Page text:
B-127518 May 10, 1956

B-127518: May 10, 1956

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Higley: Reference is made to letter of April 5. The appropriation acts here involved all provide that the funds contained therein are appropriated for the particular fiscal year specified therein. The fact that there was then in existance an act authorizing the appropriation of $1. While several of the appropriation acts involved do provide for "expensed necessary for carrying out programs of medical research as authorized by law" we are unable to find anything in such acts or their legislative histories indicating that the term "as authorized by law" was intended to refer to other than the programs theretofore authorized by law. Futhermore the legislative histories of the appropriation arts in question indicate that the funds reauested annually for prosthetic research by your Administration were based on the amount estimated to meet the needs of the fiscal year involved since no deduction was made for nay unobligated funds previously appropriated.

B-127518 May 10, 1956

Honorable H. V. Higley, Administrator Veterans Administration

Dear Mr. Higley:

Reference is made to letter of April 5, 1956, from the Deputy Administrator, requesting whether, in our opinion, funds included in your annual budget estimates for prosthetic research and included in appropriations annually made for your Administration remain available until expended or whether they must be obligated during the fiscal years covered by such appropriations.

Question in the matter arises by reason of the fact that although the act of June 19, 1948, 62 Stat. 566, authorizes to be appropriated annually to the Veterans Administration and to remain available until expended the sum of $1,000,000 for use in connection with prosthetic research, the annual appropriation acts thereafter made which provided funds for your Administration contain no specific references to the act of June 19, 1948, nor do they otherwise indicate that those funds should remain available until expended.

The appropriation acts here involved all provide that the funds contained therein are appropriated for the particular fiscal year specified therein, and, as indicated above, not only do they fail to make any specific reference to the act of June 19, 1948, such acts, with the exception of the 1951 act, 64 Stat. 718, which contains a "not to exceed" item of $800,000 for research in connection with prosthetic appliances, fail to sepcifically mention prosthetic research. The fact that there was then in existance an act authorizing the appropriation of $1,000,000 annually for prosthetic research to remain available until expended does not of itself result in expanding the obligation period of appropriations thereafter made in the absence of specific provisions in those appropriation acts to indicate such a purpose. See 26 Comp. Gen. 452, 455. While several of the appropriation acts involved do provide for "expensed necessary for carrying out programs of medical research as authorized by law" we are unable to find anything in such acts or their legislative histories indicating that the term "as authorized by law" was intended to refer to other than the programs theretofore authorized by law.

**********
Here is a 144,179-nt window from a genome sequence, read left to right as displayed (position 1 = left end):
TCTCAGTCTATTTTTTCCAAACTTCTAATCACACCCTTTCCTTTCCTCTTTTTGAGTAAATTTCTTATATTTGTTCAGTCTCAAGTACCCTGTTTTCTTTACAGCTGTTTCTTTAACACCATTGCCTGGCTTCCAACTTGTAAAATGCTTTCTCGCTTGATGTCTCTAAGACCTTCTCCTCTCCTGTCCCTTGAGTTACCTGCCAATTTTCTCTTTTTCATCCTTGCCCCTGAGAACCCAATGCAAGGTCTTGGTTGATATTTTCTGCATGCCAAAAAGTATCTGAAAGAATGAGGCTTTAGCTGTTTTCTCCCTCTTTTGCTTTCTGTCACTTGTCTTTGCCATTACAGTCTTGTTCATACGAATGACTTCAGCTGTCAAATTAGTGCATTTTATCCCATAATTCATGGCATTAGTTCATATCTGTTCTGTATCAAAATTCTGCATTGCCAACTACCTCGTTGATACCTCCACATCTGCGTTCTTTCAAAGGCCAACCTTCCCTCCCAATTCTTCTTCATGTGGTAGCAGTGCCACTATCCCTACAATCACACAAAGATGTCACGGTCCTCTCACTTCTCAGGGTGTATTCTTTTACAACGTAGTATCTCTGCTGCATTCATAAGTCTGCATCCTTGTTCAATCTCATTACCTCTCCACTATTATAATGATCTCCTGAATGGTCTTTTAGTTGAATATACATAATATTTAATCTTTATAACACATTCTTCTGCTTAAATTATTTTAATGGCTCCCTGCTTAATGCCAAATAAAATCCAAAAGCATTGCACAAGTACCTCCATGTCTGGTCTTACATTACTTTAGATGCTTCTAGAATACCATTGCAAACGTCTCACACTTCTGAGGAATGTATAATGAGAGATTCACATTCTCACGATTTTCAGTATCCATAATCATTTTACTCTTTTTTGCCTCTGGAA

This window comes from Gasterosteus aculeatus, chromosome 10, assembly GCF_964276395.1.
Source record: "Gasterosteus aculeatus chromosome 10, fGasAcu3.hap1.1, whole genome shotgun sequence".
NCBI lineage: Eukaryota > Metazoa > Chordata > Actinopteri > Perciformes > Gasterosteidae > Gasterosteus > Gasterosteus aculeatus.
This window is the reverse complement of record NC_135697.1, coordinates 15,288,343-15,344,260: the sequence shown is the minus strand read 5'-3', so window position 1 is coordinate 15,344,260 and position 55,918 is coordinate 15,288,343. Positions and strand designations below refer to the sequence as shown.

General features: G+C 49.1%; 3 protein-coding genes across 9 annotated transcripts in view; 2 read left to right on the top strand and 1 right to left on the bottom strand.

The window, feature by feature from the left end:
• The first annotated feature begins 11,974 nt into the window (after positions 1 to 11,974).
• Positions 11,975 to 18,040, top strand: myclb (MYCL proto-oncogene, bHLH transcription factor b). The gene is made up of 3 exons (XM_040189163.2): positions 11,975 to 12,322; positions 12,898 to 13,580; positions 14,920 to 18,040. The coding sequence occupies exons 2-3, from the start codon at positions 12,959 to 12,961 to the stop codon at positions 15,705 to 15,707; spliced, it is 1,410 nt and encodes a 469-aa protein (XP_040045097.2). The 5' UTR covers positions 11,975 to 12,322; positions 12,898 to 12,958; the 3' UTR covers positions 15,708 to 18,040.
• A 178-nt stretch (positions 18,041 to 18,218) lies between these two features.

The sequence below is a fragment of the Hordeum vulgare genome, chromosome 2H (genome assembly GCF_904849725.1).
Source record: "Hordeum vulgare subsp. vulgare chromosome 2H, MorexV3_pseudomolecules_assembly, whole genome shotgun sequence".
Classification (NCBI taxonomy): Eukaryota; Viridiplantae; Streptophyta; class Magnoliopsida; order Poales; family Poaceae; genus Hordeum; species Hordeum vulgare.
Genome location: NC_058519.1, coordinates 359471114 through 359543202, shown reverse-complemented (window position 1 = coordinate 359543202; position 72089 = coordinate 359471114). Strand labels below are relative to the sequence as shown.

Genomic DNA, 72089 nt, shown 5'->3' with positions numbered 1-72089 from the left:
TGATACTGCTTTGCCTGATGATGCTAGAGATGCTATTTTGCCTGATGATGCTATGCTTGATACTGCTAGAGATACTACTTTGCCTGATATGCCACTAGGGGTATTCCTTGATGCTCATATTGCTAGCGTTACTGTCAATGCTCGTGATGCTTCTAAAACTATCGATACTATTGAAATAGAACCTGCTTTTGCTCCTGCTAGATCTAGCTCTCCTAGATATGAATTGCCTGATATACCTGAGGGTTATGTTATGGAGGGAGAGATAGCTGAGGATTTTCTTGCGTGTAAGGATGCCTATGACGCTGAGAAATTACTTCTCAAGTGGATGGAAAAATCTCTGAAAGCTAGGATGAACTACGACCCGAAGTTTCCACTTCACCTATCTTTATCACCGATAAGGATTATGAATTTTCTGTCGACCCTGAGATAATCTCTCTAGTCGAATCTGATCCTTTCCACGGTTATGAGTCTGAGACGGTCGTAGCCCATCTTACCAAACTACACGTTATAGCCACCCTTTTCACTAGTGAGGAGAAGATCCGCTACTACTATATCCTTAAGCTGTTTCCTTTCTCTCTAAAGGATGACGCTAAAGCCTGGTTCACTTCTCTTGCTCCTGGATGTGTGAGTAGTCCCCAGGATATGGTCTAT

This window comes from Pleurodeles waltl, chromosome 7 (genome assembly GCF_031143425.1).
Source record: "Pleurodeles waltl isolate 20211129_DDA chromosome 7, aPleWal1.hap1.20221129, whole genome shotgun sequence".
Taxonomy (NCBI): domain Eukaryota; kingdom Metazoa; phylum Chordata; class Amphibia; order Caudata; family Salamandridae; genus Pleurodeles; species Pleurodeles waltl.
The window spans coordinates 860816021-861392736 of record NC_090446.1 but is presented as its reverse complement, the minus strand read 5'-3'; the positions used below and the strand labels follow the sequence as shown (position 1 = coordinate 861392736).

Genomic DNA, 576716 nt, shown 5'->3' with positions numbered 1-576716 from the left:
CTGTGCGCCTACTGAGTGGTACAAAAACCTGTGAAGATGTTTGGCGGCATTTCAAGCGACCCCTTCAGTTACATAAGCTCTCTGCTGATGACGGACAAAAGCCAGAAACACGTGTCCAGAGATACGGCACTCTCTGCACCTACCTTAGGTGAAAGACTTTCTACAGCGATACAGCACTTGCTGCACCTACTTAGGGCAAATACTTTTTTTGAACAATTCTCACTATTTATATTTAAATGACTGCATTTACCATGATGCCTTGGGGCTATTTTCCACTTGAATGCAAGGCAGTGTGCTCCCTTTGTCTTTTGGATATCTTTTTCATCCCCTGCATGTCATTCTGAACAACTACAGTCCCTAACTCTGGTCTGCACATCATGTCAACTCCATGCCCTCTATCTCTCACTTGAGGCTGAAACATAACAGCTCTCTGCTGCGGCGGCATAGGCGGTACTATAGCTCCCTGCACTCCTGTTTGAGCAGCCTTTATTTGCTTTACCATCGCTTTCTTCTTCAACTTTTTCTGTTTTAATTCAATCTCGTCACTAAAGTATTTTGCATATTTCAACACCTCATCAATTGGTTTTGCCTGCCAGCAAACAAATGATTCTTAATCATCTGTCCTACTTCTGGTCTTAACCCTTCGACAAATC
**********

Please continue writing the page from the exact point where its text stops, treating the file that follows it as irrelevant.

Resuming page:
Futhermore the legislative histories of the appropriation arts in question indicate that the funds reauested annually for prosthetic research by your Administration were based on the amount estimated to meet the needs of the fiscal year involved since no deduction was made for nay unobligated funds previously appropriated.

Consequently, and since in the eight years following the act of June 19, 1948, it appears that your Administration has not considered the funds in question as being available until expended and there is nothing to indicate that the Congress viewed them otherwise, you are advised that such funds properly may be obligated only during the fiscal year covered by the particular appropriation act involved.

The Deputy Administrator also asks to be advised whether a written proposal for research from an investigating Laoratory together with a letter of intent from the Government may be considered, for the purpose of obligating funds, as a binding agreement in writing between the parties prior to the execution of a standard form contract or an official supplement to an existing contract and whether such documentation would meet the requirement of "a binding agreement in writing" contained in section 1311, Public Law 663, 83d Congress.

Where an appropriation or fund frpoerly would be obligated by the execution of a definitive contract we perceive no reason why the acceptance of a proposal by a letter of intent sufficiently specific and devinitive to show the purposes and scope of the contract finally to be executed would not also serve to obligate the appropriation or fund. Cf.21 Comp. Gen. 605. Funds thus obligated meet the requirement of "a binding agreement in writing" contained in section 1311 of the Supplemental Appropriation Act, 1955, 68 Stat. 830. For the purposes of section 1311 the amount recorded as being obligated should be the amount of the maximum liability provided in the letter of intent. See 34 Comp. Gen. 418.

Sincerely yours,

Joseph Campbell Comptroller General of the United States